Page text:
Letter to the Editor
Sir, - Stanley Wells (Letters, February 8) has confirmed my fears. First, scholarly editors are indeed at odds about such fundamentals as Shakespeare’s revisions; so let the buyer beware. Second, Duthie was indeed mistaken about the “memorial reconstructions” of Lear; so it is misleading to claim that the parallel theories about Hamlet, Shrew or Henry VI have never demonstrated anything except their own inadequacy. Where is the actual evidence for them, and what of their detailed rebuttal by the American scholars Greer, Prouty and Craig, among others? Despite the papering, the same deep cracks still show.
Sir, - A deep crack is opening in Shakespeare studies, and the paying public needs to know where it stands and which side to take.
Stanley Wells, the General Editor of the Oxford Shakespeare, has no doubt (Letters, January 18) that Shakespeare habitually revised and rewrote his own work, including King Lear. But this article of faith is anathema to Harold Jenkins, general editor of the Arden Shakespeare (v Hamlet, 1982, 5, 19). The main casus belli is the latter’s ardent adherence to the Alexander-Duthie doctrines of “memorial reconstruction”, which imagine eg Hamlet Q2, and the Folio Lear, Shrew and 2-3 Henry VI as first texts, not revisions, and their Quarto counterparts as corrupt piracies. But if, as Hardin Craig showed in 1961, and the Oxford editorial board now accepts, Lear Q1 is a play by Shakespeare, then Duthie’s dismissal of it as mere “memorial reconstruction” must be ludicrously misconceived. This same Duthie, and his mentor Alexander, were equally wrong about the Shrew plays, as I have already intimated (TLS, September 2 1983) and shall demonstrate in detail (Notes and Queries, March 1985). So too, as I also suggested, and can demonstrate, are their respective “memorial reconstruction” theories about the Hamlet and Henry VI plays.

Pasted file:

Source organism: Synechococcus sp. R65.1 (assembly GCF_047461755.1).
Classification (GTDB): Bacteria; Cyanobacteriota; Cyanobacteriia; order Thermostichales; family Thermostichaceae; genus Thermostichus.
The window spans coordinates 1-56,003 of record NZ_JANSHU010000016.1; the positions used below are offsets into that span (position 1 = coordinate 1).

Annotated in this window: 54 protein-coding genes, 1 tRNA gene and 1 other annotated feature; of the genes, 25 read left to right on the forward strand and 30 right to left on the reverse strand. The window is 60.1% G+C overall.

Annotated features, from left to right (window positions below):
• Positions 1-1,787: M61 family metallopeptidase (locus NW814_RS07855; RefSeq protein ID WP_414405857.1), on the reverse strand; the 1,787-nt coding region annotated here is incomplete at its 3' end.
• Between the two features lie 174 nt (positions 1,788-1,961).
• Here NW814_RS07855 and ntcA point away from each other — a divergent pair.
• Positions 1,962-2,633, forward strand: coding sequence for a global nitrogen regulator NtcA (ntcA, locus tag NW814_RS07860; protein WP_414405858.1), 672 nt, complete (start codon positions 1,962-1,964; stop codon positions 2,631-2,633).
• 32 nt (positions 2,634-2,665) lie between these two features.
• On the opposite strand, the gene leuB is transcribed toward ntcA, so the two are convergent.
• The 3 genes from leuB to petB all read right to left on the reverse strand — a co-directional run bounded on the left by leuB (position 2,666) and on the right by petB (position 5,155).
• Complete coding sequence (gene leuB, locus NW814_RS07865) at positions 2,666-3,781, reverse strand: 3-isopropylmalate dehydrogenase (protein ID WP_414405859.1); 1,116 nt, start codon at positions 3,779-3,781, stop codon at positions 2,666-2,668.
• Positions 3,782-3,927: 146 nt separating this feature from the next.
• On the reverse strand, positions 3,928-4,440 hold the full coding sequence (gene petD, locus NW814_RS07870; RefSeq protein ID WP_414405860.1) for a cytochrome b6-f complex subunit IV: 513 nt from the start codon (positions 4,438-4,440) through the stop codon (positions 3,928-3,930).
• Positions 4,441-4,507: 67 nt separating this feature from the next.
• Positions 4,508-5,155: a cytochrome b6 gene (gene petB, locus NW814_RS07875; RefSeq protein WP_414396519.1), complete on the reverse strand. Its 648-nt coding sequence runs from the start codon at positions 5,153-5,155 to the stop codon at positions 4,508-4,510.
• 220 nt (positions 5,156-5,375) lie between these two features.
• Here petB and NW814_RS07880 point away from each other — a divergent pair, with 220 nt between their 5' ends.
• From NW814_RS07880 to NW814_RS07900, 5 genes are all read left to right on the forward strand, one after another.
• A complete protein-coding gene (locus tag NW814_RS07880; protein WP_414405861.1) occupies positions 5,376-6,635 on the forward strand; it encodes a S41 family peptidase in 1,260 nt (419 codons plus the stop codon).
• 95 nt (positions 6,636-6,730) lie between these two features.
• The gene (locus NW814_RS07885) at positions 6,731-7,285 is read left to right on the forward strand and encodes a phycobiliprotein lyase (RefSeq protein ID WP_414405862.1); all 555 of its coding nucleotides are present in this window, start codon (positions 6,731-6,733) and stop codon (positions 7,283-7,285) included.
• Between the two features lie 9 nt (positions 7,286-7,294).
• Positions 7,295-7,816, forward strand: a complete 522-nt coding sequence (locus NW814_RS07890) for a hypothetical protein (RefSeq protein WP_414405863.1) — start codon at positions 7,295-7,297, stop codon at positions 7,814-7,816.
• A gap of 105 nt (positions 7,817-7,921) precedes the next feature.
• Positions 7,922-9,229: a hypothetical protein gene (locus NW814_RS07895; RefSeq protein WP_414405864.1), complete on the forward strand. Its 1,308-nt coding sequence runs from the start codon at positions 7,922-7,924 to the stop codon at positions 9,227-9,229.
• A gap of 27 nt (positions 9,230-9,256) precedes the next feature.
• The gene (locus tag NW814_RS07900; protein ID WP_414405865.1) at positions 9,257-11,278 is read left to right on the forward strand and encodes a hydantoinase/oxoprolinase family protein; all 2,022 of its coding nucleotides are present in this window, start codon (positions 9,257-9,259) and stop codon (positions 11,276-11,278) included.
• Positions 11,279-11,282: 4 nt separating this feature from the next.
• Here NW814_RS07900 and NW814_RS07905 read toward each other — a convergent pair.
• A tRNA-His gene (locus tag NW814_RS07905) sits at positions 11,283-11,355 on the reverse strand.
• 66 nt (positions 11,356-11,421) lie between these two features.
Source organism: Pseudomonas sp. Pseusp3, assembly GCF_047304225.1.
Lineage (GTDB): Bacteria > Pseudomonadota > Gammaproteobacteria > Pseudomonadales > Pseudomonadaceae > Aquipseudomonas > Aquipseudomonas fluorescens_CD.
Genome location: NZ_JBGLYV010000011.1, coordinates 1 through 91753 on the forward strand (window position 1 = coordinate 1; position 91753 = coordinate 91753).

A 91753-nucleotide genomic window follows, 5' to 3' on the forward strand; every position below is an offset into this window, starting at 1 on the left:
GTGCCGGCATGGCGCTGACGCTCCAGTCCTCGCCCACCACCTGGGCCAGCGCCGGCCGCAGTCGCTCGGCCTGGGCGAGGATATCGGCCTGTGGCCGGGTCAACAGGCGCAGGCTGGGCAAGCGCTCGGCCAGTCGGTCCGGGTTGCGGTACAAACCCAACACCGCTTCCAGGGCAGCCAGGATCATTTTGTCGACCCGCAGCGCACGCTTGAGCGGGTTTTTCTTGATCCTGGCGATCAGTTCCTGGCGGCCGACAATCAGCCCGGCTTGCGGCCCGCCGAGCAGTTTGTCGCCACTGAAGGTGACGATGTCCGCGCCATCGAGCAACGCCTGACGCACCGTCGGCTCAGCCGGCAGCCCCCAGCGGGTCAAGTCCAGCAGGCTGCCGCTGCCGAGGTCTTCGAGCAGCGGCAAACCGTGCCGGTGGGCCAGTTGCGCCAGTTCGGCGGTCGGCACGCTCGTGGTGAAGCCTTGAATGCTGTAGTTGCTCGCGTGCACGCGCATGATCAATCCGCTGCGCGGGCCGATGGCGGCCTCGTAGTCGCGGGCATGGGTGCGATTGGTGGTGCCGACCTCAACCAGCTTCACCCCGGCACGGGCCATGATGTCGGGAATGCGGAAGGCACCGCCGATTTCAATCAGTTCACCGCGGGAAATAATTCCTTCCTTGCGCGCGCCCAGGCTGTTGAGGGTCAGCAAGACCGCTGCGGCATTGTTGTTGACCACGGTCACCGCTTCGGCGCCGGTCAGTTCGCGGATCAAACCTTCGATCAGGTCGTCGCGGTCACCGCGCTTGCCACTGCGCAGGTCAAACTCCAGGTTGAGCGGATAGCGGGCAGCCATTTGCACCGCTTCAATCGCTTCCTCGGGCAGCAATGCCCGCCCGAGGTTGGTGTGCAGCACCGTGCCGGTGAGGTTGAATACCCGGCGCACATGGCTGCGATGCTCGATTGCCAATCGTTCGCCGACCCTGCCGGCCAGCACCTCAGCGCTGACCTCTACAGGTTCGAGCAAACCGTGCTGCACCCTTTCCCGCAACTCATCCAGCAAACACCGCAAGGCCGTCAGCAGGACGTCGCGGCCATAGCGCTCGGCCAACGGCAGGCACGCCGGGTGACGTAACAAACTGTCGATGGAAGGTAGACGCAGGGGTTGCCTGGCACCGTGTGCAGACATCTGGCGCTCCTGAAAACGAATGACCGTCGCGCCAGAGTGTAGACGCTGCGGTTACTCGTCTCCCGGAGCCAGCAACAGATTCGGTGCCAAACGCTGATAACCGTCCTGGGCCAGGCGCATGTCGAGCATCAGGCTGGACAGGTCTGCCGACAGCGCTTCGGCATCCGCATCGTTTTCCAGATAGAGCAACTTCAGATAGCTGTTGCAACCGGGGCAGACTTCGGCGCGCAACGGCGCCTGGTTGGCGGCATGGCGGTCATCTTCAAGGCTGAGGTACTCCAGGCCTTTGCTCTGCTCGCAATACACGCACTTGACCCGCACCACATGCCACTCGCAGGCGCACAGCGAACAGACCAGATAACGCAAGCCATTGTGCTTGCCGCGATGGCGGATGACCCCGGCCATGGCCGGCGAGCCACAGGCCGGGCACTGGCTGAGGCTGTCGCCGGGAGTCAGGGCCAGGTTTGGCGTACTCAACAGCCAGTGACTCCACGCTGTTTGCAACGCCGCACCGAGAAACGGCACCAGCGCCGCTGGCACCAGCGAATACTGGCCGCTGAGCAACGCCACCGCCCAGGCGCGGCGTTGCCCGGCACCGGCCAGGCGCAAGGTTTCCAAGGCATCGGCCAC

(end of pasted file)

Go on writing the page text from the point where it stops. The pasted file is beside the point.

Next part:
Now that Shakespeare is at last authoritatively acknowledged as a regular and indeed radical reviser of his own work, the attribution and dating of all his early versions and source-plays may stand some chance of rational re-appraisal with consequences as far-reaching and salutary as they are long overdue. One point puzzles me, though. Why should Oxford’s own “memorial reconstruction” theories be any less of a lost cause? That same myth is freely invoked in the Oxford Shrew (Oliver, 1982, 1984) and Henry V (Taylor, 1982, 1984).